A rebuttal of Devon Dick's article on Sam Sharpe
Valerie Dixon, GUEST COLUMNIST
Unlike Copernicus and Galileo who in the 17th and 19th centuries, respectively, upset the Church and their fellow astronomers, because they dared to reveal that it was the sun and not the earth that was the centre of the universe, Dr Sultana Afroz need not worry that she will have to wait until after her death to be vindicated.
It is no secret that we are friends and colleagues, and in an effort to get the monkey off her back, I had my DNA tested by a reputable company in Canada in their programme called the Genebase Ancestry Project. The first tribe to show up in the results of my mother's ancestry was Hausa. The Hausas live in northern Nigeria and were Muslims before the time of chattel slavery and are still Muslims to this day.
How can the Rev Devon Dick, therefore, declare ('Sam Sharpe's special significance', Gleaner, December 27, 2012) that "Maureen Warner Lewis, historian and linguist, has already debunked Afroz's claims in an article titled 'Jamaica's Muslim Past: Misrepresentations', Journal of Caribbean History 37 (2003) 294-316". Does this mean that I will have to sue Genebase Ancestry Project for misrepresenting my mother's ancestry, because the claim is that "the blood never lies"?
All that Dr Afroz was trying to say is that her research reveals that Sam Sharpe, a Sufi, a marabut/clergy and an imam (prayer leader), followed the Islamic principle of non-transgression (non-violence), while defending the dignity of the souls of the enslaved Africans during the so-called Baptist Rebellion.
This same principle, her research revealed, had been observed by the enslaved Muslim rebels during the Haitian Revolution, Bahia Rebellion (Brazil) and even in the southern states of the United States. Her work briefly examines the above-mentioned rebellions to show how enslaved African Muslims throughout the Americas followed the same principle of non-violence.
Rev Dick seems to be deliberately trying to mislead and misinform the public about the principles of jihad (struggle or resistance) against oppression, as the Islamic conviction is "persecution is worse than slaughter" (The Holy Quran, Surah Al-Baqarah, 2:191). One wonders if Rev Dick is trying to argue that slavery was not a horrific institution to resist.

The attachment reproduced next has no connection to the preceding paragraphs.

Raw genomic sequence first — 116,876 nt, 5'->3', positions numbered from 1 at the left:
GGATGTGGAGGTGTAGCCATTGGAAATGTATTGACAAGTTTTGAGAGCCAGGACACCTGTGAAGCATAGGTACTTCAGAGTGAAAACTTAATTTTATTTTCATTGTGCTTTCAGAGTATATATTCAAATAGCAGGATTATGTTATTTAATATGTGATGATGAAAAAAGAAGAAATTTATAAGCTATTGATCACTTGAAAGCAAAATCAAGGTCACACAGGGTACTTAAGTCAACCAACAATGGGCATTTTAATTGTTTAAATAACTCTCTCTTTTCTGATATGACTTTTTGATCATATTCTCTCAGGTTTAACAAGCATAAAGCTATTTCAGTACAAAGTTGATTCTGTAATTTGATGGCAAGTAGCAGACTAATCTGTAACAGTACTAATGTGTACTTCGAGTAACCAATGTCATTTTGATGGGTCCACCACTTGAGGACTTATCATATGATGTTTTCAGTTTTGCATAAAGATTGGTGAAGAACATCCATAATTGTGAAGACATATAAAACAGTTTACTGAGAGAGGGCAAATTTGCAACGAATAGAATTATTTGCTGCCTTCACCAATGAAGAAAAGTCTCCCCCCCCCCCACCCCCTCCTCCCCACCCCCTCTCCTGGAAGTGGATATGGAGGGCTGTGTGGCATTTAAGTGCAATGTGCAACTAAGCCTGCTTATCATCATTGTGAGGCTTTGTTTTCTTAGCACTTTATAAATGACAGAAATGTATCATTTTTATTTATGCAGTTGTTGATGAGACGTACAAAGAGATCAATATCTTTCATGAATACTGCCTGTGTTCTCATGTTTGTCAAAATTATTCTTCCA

Dr Afroz is talking about the same Sam Sharpe, the so-called Baptist deacon of the Montego Bay First Baptist Church, who at the same time had formed a secret society and detached it from the Baptist Missionary organisation.
oath-taking and martyrdom
Based on her research, Rev Dick needs to examine the position of oath-taking and martyrdom in Islam, as they played a prominent role during the rebellion of 1831-1832. Christianity is silent on these issues, as the crucifixion of Jesus ends martyrdom in Christianity.
It is said that fish can't see water in the same way that we can't see air - yet like 'truth', we are surrounded by it. Those who want to read her book Invisible Yet Invincible: The Islamic Heritage of the Maroons and the Enslaved Africans in Jamaica, may have to seek for it outside Jamaica, as the Islamophobes have managed to place it on 'The Index of Prohibited Books' - the same place where in the days of Copernicus and Galileo, books that threatened the Church and the status quo were placed.
Valerie Dixon is a teacher at the Regent College of the Caribbean (formerly Jamaica Bible College in Mandeville). Email feedback to firstname.lastname@example.org and email@example.com.